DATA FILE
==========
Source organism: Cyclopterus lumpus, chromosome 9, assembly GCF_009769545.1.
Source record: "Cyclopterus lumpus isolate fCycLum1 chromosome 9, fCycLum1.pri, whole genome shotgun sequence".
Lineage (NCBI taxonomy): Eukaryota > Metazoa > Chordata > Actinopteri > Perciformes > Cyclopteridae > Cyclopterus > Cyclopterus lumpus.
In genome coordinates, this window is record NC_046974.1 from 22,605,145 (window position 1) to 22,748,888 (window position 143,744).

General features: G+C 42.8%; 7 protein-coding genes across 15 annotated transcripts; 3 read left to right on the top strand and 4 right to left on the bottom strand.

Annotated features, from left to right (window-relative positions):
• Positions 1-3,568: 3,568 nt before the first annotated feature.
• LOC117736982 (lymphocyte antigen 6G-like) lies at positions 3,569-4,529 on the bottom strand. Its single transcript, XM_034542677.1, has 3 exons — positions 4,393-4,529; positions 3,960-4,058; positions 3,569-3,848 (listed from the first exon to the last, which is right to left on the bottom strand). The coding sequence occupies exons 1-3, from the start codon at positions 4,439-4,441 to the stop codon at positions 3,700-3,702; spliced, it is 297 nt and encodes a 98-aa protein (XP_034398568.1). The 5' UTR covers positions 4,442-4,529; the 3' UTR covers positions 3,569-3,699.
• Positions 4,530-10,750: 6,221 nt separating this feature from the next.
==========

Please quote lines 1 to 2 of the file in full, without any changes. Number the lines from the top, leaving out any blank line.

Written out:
Source organism: Cyclopterus lumpus, chromosome 9, assembly GCF_009769545.1.
Source record: "Cyclopterus lumpus isolate fCycLum1 chromosome 9, fCycLum1.pri, whole genome shotgun sequence".